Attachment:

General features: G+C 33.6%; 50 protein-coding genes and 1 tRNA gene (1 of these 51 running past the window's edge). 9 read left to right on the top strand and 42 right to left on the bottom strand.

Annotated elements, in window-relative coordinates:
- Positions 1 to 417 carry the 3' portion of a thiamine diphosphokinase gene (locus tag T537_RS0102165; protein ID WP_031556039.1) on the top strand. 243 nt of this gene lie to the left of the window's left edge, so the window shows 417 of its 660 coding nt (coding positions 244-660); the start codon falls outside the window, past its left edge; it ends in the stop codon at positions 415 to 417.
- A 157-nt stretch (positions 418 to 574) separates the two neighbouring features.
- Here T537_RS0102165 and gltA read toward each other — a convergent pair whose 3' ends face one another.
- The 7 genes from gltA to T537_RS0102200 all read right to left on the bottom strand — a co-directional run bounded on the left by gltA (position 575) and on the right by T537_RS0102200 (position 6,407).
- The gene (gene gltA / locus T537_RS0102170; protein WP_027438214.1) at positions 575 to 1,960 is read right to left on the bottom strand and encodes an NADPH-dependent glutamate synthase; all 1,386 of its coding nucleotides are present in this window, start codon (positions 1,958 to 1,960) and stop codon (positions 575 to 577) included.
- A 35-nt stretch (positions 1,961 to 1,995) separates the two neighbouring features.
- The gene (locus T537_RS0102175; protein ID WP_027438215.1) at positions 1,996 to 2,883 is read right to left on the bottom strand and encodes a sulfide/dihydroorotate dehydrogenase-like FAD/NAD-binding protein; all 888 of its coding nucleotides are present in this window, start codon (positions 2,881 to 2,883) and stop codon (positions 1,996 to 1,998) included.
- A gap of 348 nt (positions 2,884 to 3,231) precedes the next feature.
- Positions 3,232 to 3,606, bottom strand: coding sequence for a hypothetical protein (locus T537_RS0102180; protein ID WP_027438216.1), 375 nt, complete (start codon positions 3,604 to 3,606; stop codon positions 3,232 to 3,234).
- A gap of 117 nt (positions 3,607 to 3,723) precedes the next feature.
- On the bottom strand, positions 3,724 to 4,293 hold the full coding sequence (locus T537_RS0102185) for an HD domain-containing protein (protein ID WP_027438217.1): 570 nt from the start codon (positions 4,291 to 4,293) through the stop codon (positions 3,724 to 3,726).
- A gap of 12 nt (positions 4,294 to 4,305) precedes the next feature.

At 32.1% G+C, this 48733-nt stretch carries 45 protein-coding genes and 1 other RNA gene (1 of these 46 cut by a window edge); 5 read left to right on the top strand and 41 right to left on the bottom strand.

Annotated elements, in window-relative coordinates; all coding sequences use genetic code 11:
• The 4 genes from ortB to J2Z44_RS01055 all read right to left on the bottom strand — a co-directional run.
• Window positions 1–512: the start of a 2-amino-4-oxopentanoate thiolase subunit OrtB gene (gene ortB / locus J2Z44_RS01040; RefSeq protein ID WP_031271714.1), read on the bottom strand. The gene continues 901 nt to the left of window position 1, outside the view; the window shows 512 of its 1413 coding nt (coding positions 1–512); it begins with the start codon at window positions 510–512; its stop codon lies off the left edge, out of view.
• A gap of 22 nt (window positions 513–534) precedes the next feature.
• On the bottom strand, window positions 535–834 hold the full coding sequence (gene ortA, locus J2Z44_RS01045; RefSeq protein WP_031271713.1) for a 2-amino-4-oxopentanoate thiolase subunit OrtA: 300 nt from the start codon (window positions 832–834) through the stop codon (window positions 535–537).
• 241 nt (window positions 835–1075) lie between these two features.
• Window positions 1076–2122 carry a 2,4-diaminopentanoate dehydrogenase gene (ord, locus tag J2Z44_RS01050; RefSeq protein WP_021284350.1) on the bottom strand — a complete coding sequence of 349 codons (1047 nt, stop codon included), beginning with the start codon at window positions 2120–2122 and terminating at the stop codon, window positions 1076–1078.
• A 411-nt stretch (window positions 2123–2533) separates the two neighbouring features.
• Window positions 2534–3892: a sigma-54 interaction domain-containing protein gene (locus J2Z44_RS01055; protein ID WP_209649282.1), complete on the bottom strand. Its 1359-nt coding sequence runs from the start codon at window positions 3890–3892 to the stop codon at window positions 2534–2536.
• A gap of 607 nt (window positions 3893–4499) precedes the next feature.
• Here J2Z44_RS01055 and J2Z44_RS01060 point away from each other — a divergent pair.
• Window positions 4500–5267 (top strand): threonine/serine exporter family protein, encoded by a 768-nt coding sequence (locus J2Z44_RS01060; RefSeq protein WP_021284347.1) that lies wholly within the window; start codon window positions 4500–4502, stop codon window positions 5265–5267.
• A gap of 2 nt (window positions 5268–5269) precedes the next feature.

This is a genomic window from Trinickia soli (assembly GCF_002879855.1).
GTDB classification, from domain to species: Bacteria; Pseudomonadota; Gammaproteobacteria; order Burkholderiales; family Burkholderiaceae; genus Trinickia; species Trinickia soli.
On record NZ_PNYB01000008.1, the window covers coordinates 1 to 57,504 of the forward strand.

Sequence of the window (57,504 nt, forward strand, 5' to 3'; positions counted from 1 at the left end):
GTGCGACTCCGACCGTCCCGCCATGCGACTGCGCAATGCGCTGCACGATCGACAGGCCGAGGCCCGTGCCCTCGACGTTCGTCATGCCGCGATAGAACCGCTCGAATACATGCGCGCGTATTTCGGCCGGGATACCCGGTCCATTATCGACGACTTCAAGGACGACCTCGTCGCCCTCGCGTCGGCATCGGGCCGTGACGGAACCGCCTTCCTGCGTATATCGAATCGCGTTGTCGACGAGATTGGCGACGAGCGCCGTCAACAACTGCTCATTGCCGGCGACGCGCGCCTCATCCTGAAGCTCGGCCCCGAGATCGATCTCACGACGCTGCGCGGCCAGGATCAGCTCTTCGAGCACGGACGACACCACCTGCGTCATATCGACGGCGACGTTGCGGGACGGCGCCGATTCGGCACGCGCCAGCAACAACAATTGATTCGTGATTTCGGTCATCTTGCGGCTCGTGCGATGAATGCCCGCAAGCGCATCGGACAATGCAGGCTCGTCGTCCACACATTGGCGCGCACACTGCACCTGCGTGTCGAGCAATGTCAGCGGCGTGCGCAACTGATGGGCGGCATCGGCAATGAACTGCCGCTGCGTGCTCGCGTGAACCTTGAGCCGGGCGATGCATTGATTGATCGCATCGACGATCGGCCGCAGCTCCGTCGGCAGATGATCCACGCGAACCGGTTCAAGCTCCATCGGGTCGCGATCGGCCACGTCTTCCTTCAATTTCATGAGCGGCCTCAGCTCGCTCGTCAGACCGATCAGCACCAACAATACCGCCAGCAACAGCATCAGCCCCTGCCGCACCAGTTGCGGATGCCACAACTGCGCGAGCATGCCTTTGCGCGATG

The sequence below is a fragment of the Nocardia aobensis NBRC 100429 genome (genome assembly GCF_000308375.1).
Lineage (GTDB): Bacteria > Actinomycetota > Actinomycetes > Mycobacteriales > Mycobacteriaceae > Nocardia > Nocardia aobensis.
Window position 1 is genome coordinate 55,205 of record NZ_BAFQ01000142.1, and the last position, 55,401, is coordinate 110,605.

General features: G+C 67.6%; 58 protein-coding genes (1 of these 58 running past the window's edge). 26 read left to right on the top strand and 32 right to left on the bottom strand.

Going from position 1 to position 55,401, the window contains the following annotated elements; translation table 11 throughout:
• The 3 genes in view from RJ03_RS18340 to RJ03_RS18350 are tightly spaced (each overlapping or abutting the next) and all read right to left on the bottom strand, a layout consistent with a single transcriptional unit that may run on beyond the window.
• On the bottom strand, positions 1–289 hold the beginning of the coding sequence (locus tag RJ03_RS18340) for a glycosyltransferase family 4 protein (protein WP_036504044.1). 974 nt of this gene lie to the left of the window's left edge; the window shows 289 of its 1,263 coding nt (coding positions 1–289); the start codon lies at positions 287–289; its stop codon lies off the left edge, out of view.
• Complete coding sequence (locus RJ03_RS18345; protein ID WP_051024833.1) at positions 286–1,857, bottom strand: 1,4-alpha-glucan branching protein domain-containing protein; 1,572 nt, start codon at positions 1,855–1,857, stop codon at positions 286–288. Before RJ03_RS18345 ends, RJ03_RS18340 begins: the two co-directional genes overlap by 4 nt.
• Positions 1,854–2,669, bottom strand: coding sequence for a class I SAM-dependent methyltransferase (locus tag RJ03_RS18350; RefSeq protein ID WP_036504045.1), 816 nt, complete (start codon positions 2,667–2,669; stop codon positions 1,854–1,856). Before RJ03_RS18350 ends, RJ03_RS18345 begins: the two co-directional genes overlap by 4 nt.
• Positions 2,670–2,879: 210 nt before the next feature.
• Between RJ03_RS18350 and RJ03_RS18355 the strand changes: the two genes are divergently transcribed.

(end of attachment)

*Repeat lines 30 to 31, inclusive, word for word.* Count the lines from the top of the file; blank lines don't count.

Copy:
GTDB classification, from domain to species: Bacteria; Pseudomonadota; Gammaproteobacteria; order Burkholderiales; family Burkholderiaceae; genus Trinickia; species Trinickia soli.
On record NZ_PNYB01000008.1, the window covers coordinates 1 to 57,504 of the forward strand.